|Florida Insects: Widow Spiders|
four species of widow spiders are very similar in body shape. All are
about 1/2" long with legs extended. Their life cycle is also similar.
The female lays about 250 eggs in a pear-shaped egg sac that is about
1/2" to 5/8" in diameter. The eggs hatch in about 20 days. As the young
spiders mature, they construct a loosely woven web and capture
progressively larger prey. In Florida, all the widows except the
northern black widow breed year-round. Anyone bitten by a spider should
preserve it in rubbing alcohol for positive identification. Most spider
bites are not considered dangerous, but if you suspect one of the widow
or brown recluse spiders, get medical
Brown Widow Spiders- The brown widow is established pretty much throughout the Florida peninsula. It is found most often south of Daytona Beach along the coast. The brown widow builds its web in secluded, protected sites around our homes, often very near our presence. It has a fondness for buildings but will construct its web in all kinds of man-made structures, and even vegetation. Some typical sites include inside old tires, empty containers such as buckets and nursery pots, mail boxes, entry way corners, under eaves, stacked equipment, cluttered storage closets and garages, behind hurricane shutters, recessed hand grips of plastic garbage cans, underneath outside chairs, and in branches of shrubs.
Because brown widow spiders vary from light tan to dark brown or almost black, with variable markings of black, white, yellow, orange, or brown on the back of their abdomens, brown widows are not as easy to recognize. The underside of the abdomen, if you can see it, contains the characteristic hourglass marking. Unlike the black widow, the hourglass is orange to yellow orange in color. The brown widow is also slightly smaller than the black widow. The egg sac looks like an old naval mine or a sandspur seed.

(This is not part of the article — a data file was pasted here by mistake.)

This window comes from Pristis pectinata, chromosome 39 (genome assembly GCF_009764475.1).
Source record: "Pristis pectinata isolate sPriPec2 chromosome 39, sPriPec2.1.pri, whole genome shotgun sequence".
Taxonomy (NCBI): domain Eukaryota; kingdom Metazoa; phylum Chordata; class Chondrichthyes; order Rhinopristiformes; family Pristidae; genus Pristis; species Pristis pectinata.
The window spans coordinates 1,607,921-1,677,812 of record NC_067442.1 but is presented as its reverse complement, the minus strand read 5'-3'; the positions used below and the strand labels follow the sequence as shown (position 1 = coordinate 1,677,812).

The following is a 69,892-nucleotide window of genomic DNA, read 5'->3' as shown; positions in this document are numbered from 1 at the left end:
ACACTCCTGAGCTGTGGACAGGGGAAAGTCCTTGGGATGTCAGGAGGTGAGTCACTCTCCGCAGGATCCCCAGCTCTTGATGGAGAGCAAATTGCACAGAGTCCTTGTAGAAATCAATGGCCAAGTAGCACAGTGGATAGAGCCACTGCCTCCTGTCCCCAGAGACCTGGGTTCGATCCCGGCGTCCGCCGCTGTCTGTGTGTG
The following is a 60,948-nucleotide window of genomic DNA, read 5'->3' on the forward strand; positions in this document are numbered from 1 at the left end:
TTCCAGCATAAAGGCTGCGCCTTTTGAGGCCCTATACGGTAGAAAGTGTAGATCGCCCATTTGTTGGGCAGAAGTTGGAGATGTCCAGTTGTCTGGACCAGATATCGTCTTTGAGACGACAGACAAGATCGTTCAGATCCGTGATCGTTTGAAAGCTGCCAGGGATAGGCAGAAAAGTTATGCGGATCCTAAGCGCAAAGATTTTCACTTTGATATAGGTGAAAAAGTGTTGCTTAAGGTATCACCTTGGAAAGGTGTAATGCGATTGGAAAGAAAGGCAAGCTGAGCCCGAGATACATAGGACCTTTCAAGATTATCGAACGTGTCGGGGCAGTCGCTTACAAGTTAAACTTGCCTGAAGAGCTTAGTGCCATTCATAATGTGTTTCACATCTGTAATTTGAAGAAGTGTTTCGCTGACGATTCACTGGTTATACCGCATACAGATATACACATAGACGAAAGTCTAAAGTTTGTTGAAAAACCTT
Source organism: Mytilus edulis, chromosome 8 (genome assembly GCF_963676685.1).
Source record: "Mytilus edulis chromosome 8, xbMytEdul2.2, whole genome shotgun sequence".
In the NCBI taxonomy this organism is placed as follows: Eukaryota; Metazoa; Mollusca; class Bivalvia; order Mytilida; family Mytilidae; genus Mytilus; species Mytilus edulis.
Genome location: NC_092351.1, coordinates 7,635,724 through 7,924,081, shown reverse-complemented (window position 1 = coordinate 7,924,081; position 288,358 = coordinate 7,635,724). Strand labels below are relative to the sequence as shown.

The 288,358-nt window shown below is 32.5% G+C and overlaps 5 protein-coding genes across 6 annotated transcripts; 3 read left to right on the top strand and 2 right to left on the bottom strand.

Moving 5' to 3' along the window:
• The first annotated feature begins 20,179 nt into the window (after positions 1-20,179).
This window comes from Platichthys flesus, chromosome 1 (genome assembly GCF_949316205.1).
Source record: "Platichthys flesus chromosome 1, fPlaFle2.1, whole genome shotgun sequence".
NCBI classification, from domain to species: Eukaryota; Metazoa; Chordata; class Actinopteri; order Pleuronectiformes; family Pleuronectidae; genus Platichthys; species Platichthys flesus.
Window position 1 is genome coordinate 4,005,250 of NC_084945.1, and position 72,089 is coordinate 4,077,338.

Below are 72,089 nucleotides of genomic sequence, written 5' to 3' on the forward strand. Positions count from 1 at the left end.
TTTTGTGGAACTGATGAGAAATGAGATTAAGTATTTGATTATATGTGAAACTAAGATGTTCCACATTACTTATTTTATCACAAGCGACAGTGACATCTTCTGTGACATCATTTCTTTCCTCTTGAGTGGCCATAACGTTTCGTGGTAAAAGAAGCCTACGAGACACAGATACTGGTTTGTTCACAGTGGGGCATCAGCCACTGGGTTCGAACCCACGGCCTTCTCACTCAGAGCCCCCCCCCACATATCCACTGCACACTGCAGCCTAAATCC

Brown widow spiders are extremely timid; the only bites reported have resulted from a spider being accidentally trapped against the victim's body. Brown widow spider bites are however becoming more common. The venom of the brown widow may be twice as potent as the black widow, experts believe, but the brown widow is less inclined to inject larger amounts of venom. Brown widow bite symptoms can include pain, rigidity in the muscles of the abdomen and legs, swelling, nausea, vomiting and in severe cases a sharp rise in blood pressure. Generally, the symptoms of the brown widow tend to stay localized to the bite site, whereas the black widow's symptoms are more widespread.
Black Widows - The southern black widow is the most widespread widow spider in Florida. It is glossy black and has a complete hourglass marking on the underside of the abdomen. The black widow spider's body is about 1/4-1/2 inch long and 3/4 to 1 and ½ inches wide when legs are spread out. The northern black widow has the same general appearance, but has two red triangles resembling an hourglass and a row of red spots on top of the abdomen. The northern species is found west of Tallahassee, primarily in forests, with its webs three to 20 feet above the ground. The southern black widow is usually found outdoors in protected places, such as under rocks and boards, and in and around old buildings.
The black widow spider’s venom is a potent neurotoxin and is considered the most venomous spider in North America. However, the female injects such a small dose of venom that it rarely causes death. They are timid and solitary, and often bite only when disturbed. All encounters with humans can be attributed to the female. The bite of the black widow and other widow spiders usually feels like a pin prick. The initial pain disappears rapidly, leaving local swelling and two tiny red marks. Muscular cramps in the shoulder, thigh and back usually begin within 15 minutes to three hours. In severe cases, pain spreads to the abdomen, the blood pressure rises, and there is nausea, sweating and difficulty in breathing. Death may result, depending on the victim's physical condition, age and location of bite. Death seldom occurs if a physician is consulted and treatment is prompt.
Red Widow Spiders- The red widow has a black abdomen with a single flattened red triangle on the underside. On the back are rows of red spots, each of which are surrounded by a yellow circle. The head region and legs are red-orange in color. The red widow spider's web begins as a typical tangle web in the interior of a small palm or palmetto, but then continues as a sheet of silk onto one of the lateral open leaves. Red widow spiders are endemic to Florida. It occurs in sandpine scrub from Marion County to Martin County. Because of both its rarity and its beautiful coloring, the red widow spider is a collector's item for people who collect spider specimens. Little is known of the bite of the red widow, but its venom is probably quite toxic to mammals.
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